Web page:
Three Papers of Interest – Long-term Cycles

A scientist – Michael Asten, professor of geophysics at Monash University – responds to Obama’s global warming rhetoric:

It was an appeal using rhetoric and not science because the most severe impacts of these natural disasters come from the challenge of managing increased population or changed population demands, not changes in the events per se…

I note three recent papers that find evidence for long-term cycles influencing the Earth’s climate.

Weichao Wu of the Peking University and colleagues studied sea-surface temperature records preserved in deep-sea sediments near Okinawa in the Pacific Ocean, and found evidence for multiple cyclic temperature variations over the past 2700 years.

The most interesting temperature peaks correspond to medieval, Roman and possibly Minoan warming periods of about 900, 1800 and 2500 years ago.

The paper is significant in that it concludes that the current rate of global temperature change lies in the same range as that of those historical warming periods.

This suggests we have evidence that challenges current climate orthodoxy on two grounds, first by suggesting that such warming events were global not local European phenomena, and second that current warming is not unprecedented in the historical record.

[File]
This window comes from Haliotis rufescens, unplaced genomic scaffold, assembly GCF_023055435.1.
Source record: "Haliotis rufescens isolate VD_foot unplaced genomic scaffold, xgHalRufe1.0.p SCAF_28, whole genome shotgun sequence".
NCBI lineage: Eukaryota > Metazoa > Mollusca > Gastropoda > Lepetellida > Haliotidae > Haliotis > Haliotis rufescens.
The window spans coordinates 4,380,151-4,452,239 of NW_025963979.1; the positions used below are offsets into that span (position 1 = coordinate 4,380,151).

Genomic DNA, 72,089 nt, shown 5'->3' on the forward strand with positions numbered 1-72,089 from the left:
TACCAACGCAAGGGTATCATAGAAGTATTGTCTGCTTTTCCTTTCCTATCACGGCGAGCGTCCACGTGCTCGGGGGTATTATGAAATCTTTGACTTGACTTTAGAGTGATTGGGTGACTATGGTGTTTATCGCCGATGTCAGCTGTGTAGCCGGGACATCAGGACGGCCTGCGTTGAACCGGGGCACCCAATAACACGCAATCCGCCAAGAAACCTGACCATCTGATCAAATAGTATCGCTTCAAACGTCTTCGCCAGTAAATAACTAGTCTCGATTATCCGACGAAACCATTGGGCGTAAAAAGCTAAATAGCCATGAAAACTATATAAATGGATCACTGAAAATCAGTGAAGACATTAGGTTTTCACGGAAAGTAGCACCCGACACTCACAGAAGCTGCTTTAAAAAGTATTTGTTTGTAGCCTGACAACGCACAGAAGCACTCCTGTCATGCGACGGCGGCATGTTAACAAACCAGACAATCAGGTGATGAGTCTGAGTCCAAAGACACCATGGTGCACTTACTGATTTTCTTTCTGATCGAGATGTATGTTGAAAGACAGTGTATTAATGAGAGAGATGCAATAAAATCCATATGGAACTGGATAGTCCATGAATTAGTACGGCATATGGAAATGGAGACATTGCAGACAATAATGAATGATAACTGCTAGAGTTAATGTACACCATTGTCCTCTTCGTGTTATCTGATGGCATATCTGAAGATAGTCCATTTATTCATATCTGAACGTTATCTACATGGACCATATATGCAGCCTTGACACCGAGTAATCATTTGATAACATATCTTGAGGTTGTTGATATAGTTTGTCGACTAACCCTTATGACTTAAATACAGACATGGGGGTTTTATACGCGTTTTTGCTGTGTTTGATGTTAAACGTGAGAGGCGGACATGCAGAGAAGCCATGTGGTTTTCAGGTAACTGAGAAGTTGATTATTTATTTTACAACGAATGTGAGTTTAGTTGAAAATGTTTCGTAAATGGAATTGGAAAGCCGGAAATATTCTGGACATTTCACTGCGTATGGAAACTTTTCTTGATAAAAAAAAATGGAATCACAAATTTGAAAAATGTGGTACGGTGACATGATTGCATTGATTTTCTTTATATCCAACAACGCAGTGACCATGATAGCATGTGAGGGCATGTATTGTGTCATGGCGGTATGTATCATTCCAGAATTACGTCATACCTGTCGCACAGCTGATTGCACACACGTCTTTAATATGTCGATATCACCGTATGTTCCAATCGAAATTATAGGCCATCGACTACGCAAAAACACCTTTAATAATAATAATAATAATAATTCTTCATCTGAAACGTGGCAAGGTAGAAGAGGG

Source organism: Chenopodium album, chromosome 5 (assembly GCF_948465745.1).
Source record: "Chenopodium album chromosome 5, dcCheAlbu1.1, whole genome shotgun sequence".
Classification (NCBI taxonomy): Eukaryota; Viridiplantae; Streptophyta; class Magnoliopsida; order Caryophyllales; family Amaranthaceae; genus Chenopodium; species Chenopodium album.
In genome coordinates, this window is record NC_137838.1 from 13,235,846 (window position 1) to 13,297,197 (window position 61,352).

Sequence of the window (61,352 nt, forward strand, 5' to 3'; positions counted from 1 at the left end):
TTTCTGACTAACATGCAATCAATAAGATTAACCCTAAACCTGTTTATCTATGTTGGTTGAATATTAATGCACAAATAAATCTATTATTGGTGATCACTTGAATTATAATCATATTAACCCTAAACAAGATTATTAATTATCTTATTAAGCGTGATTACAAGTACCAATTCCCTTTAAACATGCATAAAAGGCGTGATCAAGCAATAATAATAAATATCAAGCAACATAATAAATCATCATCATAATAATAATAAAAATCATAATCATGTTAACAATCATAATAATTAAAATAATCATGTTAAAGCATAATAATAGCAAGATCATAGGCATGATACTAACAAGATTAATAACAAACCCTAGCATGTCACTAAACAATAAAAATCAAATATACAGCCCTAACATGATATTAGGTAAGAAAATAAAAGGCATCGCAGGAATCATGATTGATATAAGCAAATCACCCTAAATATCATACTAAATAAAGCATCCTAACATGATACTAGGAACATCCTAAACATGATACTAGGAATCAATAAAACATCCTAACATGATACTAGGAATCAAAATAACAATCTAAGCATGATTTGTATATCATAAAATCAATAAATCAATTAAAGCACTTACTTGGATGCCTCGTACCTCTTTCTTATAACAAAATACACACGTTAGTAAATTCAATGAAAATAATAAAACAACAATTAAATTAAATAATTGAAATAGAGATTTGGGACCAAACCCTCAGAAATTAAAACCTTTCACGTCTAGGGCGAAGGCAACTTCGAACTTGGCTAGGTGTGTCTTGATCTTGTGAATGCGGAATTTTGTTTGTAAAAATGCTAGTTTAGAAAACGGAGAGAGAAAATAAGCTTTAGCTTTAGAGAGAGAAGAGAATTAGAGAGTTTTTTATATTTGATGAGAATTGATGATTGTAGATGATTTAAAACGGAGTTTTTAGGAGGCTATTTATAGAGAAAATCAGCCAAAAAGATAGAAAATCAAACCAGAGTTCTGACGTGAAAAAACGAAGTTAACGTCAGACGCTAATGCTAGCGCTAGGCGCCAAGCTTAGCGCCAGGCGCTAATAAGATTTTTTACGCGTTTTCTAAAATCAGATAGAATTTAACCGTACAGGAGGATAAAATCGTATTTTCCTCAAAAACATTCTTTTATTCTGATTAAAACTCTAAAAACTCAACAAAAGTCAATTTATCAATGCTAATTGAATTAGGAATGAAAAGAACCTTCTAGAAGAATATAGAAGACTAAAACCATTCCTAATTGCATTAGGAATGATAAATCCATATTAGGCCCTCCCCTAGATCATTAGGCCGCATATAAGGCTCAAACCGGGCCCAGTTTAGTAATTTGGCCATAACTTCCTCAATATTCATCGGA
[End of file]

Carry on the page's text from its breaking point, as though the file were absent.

While we read many claims by oceanographers of an increasing rate of rise in sea-levels associated with increased atmospheric carbon dioxide, an alternative interpretation of observed data is made in a recent analysis by Don Chambers of the University of South Florida and colleagues.

Chambers poses the question: “Is there a 60-year oscillation in sea-level?” and shows evidence that the answer is probably yes.

I read his data and find it is arguable that the upswing of that oscillation is responsible for about half of the current 3mm/year rate of rise, leaving the background rate of rise at about 1.7mm, where it has been for 110 years…

I would add that if Chambers is right, the accelerating rate of increase in sea-levels has topped out about now, and the 10mm a year rises needed to reach the feared “1 metre rise by 2100” are not going to happen.

A third work … is a study by JA Abreu of the prestigious Swiss university ETH, with co-authors including Australia’s 1995 Australia Science Prize winner Ken McCracken.

Abreu reconstructs a history of solar sunspot cycles over the past 10,000 years… These records show a series of cycles ranging from 88 years to 504 years with longer cycles of 974 and 2300 years evident …


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